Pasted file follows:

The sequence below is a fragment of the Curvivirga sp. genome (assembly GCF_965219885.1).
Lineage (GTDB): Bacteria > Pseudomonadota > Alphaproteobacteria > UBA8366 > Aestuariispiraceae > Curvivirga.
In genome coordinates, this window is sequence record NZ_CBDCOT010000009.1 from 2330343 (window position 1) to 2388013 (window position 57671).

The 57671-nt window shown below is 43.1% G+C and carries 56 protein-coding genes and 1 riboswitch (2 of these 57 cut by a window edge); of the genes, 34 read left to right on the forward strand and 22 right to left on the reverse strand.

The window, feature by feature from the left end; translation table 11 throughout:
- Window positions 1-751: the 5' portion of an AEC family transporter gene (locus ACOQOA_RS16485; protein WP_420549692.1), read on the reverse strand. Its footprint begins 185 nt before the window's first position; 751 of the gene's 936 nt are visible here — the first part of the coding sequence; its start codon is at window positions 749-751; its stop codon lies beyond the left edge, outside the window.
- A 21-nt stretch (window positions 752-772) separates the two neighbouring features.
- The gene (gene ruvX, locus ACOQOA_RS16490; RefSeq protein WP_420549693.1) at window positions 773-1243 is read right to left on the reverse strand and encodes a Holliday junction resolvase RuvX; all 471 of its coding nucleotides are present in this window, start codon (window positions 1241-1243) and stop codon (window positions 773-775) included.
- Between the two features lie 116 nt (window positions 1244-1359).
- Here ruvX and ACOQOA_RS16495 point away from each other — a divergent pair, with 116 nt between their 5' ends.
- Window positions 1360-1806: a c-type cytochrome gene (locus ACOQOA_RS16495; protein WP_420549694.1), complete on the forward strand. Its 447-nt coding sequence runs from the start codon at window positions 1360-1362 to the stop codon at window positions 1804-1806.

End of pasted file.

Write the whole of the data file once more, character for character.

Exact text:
The sequence below is a fragment of the Curvivirga sp. genome (assembly GCF_965219885.1).
Lineage (GTDB): Bacteria > Pseudomonadota > Alphaproteobacteria > UBA8366 > Aestuariispiraceae > Curvivirga.
In genome coordinates, this window is sequence record NZ_CBDCOT010000009.1 from 2330343 (window position 1) to 2388013 (window position 57671).

The 57671-nt window shown below is 43.1% G+C and carries 56 protein-coding genes and 1 riboswitch (2 of these 57 cut by a window edge); of the genes, 34 read left to right on the forward strand and 22 right to left on the reverse strand.

The window, feature by feature from the left end; translation table 11 throughout:
- Window positions 1-751: the 5' portion of an AEC family transporter gene (locus ACOQOA_RS16485; protein WP_420549692.1), read on the reverse strand. Its footprint begins 185 nt before the window's first position; 751 of the gene's 936 nt are visible here — the first part of the coding sequence; its start codon is at window positions 749-751; its stop codon lies beyond the left edge, outside the window.
- A 21-nt stretch (window positions 752-772) separates the two neighbouring features.
- The gene (gene ruvX, locus ACOQOA_RS16490; RefSeq protein WP_420549693.1) at window positions 773-1243 is read right to left on the reverse strand and encodes a Holliday junction resolvase RuvX; all 471 of its coding nucleotides are present in this window, start codon (window positions 1241-1243) and stop codon (window positions 773-775) included.
- Between the two features lie 116 nt (window positions 1244-1359).
- Here ruvX and ACOQOA_RS16495 point away from each other — a divergent pair, with 116 nt between their 5' ends.
- Window positions 1360-1806: a c-type cytochrome gene (locus ACOQOA_RS16495; protein WP_420549694.1), complete on the forward strand. Its 447-nt coding sequence runs from the start codon at window positions 1360-1362 to the stop codon at window positions 1804-1806.